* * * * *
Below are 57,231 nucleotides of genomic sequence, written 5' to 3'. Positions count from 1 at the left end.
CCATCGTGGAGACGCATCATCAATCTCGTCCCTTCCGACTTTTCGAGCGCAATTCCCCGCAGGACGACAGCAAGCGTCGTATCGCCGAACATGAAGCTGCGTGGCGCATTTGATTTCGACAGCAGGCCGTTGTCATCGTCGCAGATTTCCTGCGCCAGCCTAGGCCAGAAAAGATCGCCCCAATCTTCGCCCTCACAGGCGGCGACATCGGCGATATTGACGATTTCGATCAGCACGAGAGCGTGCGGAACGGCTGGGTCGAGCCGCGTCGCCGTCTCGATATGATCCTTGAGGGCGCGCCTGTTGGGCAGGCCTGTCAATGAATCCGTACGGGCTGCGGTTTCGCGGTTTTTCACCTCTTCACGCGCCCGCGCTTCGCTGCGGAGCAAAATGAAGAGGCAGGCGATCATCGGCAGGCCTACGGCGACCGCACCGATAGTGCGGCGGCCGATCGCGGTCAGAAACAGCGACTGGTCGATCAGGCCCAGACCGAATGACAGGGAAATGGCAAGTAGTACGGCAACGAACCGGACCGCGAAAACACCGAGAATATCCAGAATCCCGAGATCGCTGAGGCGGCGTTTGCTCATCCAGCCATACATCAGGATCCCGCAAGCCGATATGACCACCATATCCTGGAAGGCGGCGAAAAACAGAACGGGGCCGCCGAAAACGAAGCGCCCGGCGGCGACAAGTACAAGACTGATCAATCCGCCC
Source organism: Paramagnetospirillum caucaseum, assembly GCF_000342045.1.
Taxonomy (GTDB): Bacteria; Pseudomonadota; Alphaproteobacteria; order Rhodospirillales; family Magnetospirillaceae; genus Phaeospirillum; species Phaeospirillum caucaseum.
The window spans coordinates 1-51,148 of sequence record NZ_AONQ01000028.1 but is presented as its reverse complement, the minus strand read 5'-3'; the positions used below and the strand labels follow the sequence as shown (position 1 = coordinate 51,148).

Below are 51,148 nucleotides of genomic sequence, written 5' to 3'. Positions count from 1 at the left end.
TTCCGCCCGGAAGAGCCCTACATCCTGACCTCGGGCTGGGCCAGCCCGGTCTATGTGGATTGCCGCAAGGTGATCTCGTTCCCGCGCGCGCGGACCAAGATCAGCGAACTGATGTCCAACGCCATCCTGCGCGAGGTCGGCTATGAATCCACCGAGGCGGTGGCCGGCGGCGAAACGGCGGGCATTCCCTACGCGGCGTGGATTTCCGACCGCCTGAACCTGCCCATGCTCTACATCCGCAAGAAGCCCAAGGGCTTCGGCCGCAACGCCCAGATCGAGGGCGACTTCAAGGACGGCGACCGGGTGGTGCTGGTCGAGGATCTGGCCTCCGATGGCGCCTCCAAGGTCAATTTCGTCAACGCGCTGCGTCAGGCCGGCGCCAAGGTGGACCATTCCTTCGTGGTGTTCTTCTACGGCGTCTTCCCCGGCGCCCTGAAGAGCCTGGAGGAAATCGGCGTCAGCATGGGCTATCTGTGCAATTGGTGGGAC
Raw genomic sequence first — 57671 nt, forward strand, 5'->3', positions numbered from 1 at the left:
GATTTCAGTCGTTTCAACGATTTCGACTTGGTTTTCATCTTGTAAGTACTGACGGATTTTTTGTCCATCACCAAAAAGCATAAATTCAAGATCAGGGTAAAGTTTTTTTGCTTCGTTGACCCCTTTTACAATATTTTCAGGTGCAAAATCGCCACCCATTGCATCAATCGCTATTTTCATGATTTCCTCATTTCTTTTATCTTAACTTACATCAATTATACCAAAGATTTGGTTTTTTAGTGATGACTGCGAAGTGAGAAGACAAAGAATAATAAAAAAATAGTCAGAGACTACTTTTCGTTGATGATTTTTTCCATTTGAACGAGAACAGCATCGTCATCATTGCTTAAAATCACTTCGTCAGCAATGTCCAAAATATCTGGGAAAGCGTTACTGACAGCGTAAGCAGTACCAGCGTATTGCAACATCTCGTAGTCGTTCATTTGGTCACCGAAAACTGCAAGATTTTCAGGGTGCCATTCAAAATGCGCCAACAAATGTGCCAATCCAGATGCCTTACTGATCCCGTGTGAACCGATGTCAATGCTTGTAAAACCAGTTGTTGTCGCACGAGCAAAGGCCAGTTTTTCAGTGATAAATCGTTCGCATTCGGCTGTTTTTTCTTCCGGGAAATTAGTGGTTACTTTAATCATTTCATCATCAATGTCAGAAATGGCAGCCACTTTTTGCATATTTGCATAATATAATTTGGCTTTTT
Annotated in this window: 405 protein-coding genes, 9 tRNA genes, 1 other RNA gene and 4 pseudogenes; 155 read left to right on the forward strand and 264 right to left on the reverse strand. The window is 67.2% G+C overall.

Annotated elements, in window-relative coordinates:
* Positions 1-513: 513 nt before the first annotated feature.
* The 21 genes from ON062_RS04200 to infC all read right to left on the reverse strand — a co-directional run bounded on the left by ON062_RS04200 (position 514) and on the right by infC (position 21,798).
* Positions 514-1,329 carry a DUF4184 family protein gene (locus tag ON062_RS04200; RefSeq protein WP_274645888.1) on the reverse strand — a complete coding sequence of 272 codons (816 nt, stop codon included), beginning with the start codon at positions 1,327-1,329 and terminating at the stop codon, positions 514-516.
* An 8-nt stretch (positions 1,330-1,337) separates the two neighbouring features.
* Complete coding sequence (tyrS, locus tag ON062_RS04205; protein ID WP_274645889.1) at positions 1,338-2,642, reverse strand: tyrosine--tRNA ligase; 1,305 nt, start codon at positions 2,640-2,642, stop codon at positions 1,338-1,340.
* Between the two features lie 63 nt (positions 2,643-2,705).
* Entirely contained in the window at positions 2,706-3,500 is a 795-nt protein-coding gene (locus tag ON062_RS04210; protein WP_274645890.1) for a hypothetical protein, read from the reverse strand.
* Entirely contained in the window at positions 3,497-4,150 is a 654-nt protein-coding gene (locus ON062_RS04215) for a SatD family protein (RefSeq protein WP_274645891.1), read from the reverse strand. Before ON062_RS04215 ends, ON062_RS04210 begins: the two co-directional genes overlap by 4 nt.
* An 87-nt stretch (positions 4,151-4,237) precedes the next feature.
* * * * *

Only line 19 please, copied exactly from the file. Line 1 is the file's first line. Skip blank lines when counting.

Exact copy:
* Entirely contained in the window at positions 3,497-4,150 is a 654-nt protein-coding gene (locus ON062_RS04215) for a SatD family protein (RefSeq protein WP_274645891.1), read from the reverse strand. Before ON062_RS04215 ends, ON062_RS04210 begins: the two co-directional genes overlap by 4 nt.